Searching for Swedes
HOST INTRO: In a city with 40 percent foreign born people, there are a lot of us looking for our countrymen. Take me for example, I’m Swedish.
SECHER1: We’re not known for big gatherings, but we have a really big event coming up… On May 14th it’s the Eurovision Song Contest and because the winner was a Sweden last year, it’s in Stockholm this year, my hometown. It’s such a big deal there’s a Facebook event for Swedes in New York looking for other Swedes to watch it with. I got in touch with one of them.
BRANDIN1: So my name is Agnetha, which gets butchered a lot, it’s a typical Swedish name, so I usually go by Agnes or Aggie.
SECHER2: I want Agnetha to tell you a little bit about herself, and I’m gonna let her do it to the tones of ABBAs Waterloo which won the Eurovision in 1974
[waterloo up in the clear – and then fade under]
BRANDIN 2: So when I first came to New York when I was 16 I found New York to be so magical, you’re excited to be here, and you’re not really that homesick, but with the years and as I’ve gotten older I feel I have gotten more sentimental and nostalgic. You kind of start thinking more about your identity and where you come from, where you grew up, the country that shaped you, and I think you kind of start looking for that connection with people who share the same background, the same language, culture and traditions.
SECHER3: So back to the Eurovision. This is the song that won last year, by Swedish Måns Zelmerløw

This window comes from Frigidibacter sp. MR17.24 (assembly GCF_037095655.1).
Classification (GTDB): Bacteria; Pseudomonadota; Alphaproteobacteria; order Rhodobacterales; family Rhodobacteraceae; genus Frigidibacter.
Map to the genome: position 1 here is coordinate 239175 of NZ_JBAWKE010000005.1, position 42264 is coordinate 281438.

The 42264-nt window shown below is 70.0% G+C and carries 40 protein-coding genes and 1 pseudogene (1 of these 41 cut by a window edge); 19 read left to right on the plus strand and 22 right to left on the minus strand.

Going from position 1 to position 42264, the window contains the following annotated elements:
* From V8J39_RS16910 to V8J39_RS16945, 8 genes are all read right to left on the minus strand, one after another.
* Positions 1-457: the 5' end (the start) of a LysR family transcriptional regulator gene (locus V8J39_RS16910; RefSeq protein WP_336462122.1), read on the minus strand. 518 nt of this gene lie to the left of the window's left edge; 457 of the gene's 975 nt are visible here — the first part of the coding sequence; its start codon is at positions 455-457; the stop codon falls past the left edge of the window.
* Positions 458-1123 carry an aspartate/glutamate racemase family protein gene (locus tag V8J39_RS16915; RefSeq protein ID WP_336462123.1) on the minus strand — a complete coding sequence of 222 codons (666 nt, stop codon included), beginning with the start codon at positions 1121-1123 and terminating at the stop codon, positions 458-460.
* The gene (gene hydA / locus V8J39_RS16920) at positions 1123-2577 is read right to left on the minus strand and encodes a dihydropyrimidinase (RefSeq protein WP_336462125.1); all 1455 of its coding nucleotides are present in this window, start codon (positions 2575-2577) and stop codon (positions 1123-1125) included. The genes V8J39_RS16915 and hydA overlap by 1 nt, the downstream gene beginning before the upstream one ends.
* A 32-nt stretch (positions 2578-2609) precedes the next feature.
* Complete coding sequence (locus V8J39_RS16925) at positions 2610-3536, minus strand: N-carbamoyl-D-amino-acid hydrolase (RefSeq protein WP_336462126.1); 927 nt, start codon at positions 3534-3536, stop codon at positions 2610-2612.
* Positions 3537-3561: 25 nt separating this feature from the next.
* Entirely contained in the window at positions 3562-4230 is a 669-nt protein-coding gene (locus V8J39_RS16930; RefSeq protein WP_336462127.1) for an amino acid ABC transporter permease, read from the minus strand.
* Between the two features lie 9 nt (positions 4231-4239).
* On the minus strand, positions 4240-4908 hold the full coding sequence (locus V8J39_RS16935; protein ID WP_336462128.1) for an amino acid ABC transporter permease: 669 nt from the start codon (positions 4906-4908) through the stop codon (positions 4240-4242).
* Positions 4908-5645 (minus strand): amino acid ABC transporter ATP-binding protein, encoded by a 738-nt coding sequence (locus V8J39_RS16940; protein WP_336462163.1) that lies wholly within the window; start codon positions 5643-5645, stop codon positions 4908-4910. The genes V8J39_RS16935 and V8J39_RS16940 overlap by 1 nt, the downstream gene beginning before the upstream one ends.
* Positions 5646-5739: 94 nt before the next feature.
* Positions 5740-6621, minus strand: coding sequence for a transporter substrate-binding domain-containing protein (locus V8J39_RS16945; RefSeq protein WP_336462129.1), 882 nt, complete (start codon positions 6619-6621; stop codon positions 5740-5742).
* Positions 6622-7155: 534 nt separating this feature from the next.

SECHER4: When I grew up there was one qualifying competition when we decided which entry to send to the European finale – it has grown a lot since then. Now it starts in February and there are six semi-finals until March. Every week you vote for your favorite, kind of like American Idol. And then the winner at the end gets to compete with 42 other countries in the big European finale.
BRANDIN 5 Watching the Eurovision. It’s huge. It’s usually the whole family and friends get together, it’s like a whole feast, you know they’re having a party, food and drinks, and usually the way I’ve done it, you have a piece of paper, you write down like the countries, who you think will win, and you know they’re voting, and obviously you’re always cheering for Sweden.
BRANDIN 6: 9.40 It’s that bond that you have with people who are from the same country as you are… there’s a certain cultural difference with american. My boyfriend is American and he often talks about American football and baseball, and I don’t know any of that. Like I grew up with soccer and I watched ZI play soceer and the Eurovision song contest. Th ere are certain events and people that only other Swedes will know about, so it’s that connection, that bond, that you’re looking for with people who are from the same country as you.
SECHER6: But I’ll have to watch it from here, maybe with Agnetha Brandin. Either way, I’ll be there, cheering for Sweden.
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